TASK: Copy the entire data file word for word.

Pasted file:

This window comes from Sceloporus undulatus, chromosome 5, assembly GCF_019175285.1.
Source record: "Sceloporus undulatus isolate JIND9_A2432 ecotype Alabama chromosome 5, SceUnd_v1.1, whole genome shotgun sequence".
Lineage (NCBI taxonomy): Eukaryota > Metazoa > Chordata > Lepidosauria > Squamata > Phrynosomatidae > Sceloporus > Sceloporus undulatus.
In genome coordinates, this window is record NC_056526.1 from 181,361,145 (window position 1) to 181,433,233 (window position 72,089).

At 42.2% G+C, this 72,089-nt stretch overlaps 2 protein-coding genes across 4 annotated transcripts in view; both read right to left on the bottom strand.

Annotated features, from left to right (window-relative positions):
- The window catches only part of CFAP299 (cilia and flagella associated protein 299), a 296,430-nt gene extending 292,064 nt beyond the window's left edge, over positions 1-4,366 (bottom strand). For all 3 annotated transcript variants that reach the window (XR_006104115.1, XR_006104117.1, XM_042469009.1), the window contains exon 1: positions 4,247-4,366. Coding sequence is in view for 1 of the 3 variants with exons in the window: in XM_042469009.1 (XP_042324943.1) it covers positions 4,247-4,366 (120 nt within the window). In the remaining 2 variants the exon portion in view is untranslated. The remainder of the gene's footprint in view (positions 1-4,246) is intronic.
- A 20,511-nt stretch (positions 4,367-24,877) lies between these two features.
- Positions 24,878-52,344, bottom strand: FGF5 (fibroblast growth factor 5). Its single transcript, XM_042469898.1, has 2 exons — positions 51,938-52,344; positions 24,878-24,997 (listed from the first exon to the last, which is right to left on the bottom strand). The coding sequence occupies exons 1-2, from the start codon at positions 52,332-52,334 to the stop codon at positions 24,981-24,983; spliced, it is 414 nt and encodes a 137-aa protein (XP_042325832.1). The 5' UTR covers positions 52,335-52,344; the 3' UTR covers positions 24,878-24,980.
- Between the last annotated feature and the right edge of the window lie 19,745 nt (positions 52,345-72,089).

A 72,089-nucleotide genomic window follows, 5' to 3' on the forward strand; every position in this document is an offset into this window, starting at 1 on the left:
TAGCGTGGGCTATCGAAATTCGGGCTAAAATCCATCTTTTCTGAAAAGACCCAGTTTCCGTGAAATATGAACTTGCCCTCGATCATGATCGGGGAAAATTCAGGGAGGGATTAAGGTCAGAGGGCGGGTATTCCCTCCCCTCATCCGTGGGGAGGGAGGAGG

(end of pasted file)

This window comes from Sceloporus undulatus, chromosome 5, assembly GCF_019175285.1.
Source record: "Sceloporus undulatus isolate JIND9_A2432 ecotype Alabama chromosome 5, SceUnd_v1.1, whole genome shotgun sequence".
Lineage (NCBI taxonomy): Eukaryota > Metazoa > Chordata > Lepidosauria > Squamata > Phrynosomatidae > Sceloporus > Sceloporus undulatus.
In genome coordinates, this window is record NC_056526.1 from 181,361,145 (window position 1) to 181,433,233 (window position 72,089).

At 42.2% G+C, this 72,089-nt stretch overlaps 2 protein-coding genes across 4 annotated transcripts in view; both read right to left on the bottom strand.

Annotated features, from left to right (window-relative positions):
- The window catches only part of CFAP299 (cilia and flagella associated protein 299), a 296,430-nt gene extending 292,064 nt beyond the window's left edge, over positions 1-4,366 (bottom strand). For all 3 annotated transcript variants that reach the window (XR_006104115.1, XR_006104117.1, XM_042469009.1), the window contains exon 1: positions 4,247-4,366. Coding sequence is in view for 1 of the 3 variants with exons in the window: in XM_042469009.1 (XP_042324943.1) it covers positions 4,247-4,366 (120 nt within the window). In the remaining 2 variants the exon portion in view is untranslated. The remainder of the gene's footprint in view (positions 1-4,246) is intronic.
- A 20,511-nt stretch (positions 4,367-24,877) lies between these two features.
- Positions 24,878-52,344, bottom strand: FGF5 (fibroblast growth factor 5). Its single transcript, XM_042469898.1, has 2 exons — positions 51,938-52,344; positions 24,878-24,997 (listed from the first exon to the last, which is right to left on the bottom strand). The coding sequence occupies exons 1-2, from the start codon at positions 52,332-52,334 to the stop codon at positions 24,981-24,983; spliced, it is 414 nt and encodes a 137-aa protein (XP_042325832.1). The 5' UTR covers positions 52,335-52,344; the 3' UTR covers positions 24,878-24,980.
- Between the last annotated feature and the right edge of the window lie 19,745 nt (positions 52,345-72,089).

A 72,089-nucleotide genomic window follows, 5' to 3' on the forward strand; every position in this document is an offset into this window, starting at 1 on the left:
TAGCGTGGGCTATCGAAATTCGGGCTAAAATCCATCTTTTCTGAAAAGACCCAGTTTCCGTGAAATATGAACTTGCCCTCGATCATGATCGGGGAAAATTCAGGGAGGGATTAAGGTCAGAGGGCGGGTATTCCCTCCCCTCATCCGTGGGGAGGGAGGAGG